(Edited Tattersalls press release)
The final session of Book 1 of the Tattersalls October Yearling Sale saw the highest price for the week of 700,000 guineas for a son of Oasis Dream, who was one of 152 lots sold on the final day for a total of 17,653,000 guineas. This took the three-day sale total to 472 lots sold for 53,764,000 guineas, a rise of 8% on the 2008 sale total with an average of 113,907 guineas and a median of 80,000 guineas.
Cataloged as lot 545, the bay colt by Oasis Dream out of Maganda attracted the attention of plenty of potential purchasers with agent Amanda Skiffington and trainer Marcus Tregoning both trading early bids. Owner Sir Robert Ogden, stood alongside his agent John Warren soon joined the fray but he was unwilling to up the ante further after Coolmore principal John Magnier bid made the successful bid of 700,000 guineas. The sale represented a great result for Oakgrove Stud's John Deer who acquired the colt’s dam for 320,000 guineas through Amanda Skiffington at the 2007 Tattersalls December Mare Sale where she was part of the Haras de Bouquetot partial dispersal.
Magnier was active again on the final day buying the Galileo colt out of Kitza for 600,000 guineas. Consigned from Michael O'Flynn's Rockfield Farm in Co Cork, the half-brother to the listed winner Fort Dignity was secured by Magnier despite spirited opposition from Irish trainer Jim Bolger. The result was handsome reward for O'Flynn who purchased Kitza at the 2006 Tattersalls December Mare Sale for 550,000 guineas through the late Brian Grassick.
At the conclusion of Book 1 of the 2009 Tattersalls October Yearling Sale, Tattersalls Chairman Edmond Mahony commented;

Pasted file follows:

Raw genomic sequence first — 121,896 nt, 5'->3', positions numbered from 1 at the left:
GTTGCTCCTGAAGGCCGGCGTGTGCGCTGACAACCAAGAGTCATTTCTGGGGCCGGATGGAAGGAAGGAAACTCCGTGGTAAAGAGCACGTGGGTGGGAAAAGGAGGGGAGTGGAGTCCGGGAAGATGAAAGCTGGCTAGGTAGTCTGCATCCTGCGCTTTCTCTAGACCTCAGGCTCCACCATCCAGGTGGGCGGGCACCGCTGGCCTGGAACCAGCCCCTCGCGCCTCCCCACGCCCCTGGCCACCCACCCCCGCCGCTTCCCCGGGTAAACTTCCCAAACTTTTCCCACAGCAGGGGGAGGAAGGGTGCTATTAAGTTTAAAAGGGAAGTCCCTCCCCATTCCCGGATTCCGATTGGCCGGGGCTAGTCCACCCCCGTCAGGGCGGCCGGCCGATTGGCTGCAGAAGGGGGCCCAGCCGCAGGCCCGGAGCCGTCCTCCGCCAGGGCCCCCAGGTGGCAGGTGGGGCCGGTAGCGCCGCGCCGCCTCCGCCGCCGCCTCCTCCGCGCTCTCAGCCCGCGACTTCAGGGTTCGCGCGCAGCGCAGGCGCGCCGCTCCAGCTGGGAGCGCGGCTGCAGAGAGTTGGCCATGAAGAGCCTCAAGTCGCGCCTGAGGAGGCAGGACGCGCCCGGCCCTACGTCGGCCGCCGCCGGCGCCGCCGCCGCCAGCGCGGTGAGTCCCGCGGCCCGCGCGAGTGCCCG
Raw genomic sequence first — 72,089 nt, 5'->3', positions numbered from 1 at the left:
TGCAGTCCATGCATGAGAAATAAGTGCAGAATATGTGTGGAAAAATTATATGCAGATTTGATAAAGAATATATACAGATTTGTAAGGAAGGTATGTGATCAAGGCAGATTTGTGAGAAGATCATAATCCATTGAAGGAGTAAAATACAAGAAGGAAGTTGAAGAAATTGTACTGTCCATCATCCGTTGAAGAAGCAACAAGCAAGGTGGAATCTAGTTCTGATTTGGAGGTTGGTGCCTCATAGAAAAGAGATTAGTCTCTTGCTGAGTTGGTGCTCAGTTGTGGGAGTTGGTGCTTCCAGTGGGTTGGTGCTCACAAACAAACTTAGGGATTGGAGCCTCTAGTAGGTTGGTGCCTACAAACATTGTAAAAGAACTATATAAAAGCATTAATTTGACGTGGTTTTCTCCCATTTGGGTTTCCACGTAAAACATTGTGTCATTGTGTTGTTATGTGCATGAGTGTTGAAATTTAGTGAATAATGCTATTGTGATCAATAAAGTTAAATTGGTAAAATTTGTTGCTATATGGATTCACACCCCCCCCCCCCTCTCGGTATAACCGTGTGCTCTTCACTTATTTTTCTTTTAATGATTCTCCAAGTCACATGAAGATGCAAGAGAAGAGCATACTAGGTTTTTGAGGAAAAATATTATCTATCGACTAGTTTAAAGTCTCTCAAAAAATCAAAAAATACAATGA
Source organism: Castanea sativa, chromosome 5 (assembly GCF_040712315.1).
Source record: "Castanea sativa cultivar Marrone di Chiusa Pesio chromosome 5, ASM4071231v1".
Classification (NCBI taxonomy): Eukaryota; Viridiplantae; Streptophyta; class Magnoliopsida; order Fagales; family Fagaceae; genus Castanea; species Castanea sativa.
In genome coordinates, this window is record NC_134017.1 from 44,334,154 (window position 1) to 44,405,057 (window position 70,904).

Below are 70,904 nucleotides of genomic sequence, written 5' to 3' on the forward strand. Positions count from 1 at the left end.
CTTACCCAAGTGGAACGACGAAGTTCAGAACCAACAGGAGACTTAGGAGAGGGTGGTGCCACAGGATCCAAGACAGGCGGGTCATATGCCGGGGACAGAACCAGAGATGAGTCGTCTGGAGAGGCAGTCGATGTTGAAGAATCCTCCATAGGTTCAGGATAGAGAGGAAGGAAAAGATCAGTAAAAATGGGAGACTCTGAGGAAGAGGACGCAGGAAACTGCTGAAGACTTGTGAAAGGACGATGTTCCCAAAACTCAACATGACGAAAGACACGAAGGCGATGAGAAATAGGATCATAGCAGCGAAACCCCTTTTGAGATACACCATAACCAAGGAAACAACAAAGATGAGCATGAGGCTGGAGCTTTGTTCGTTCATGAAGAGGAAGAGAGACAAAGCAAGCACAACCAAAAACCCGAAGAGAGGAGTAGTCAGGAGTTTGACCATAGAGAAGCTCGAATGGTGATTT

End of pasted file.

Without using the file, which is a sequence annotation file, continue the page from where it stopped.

“The global economy remains fragile and we cannot pretend that the bloodstock market is immune from the impact of economic realities, but the vendors have brought some outstanding individuals to Book 1 of the October Yearling Sale and we are delighted that their faith in the sale has been rewarded. From the moment that this year's Book 1 catalog was published we were told that it was probably the strongest we had compiled since moving to this format in 2004 and the results have confirmed that assessment. To achieve a set of figures that compare favorably not only with last year's but also with those from 2007 demonstrates the enduring demand for quality horses as well as the reputation of October 1 as Europe's premier yearling sale.
“The top end of the market has been as competitive as ever with more six figure transactions than at last year's Book 1 and eight yearlings selling for 500,000 guineas or more. The traditional big battalions deserve a special mention for their sustained support of the sale and it has been particularly encouraging to have seen them joined by a number of new participants from throughout the world... We have two more yearling catalogs to come with Book 2 beginning on Monday and we will be able to assess the market more fully at the end of next week, but in the meantime the industry can take heart from the returns this week.”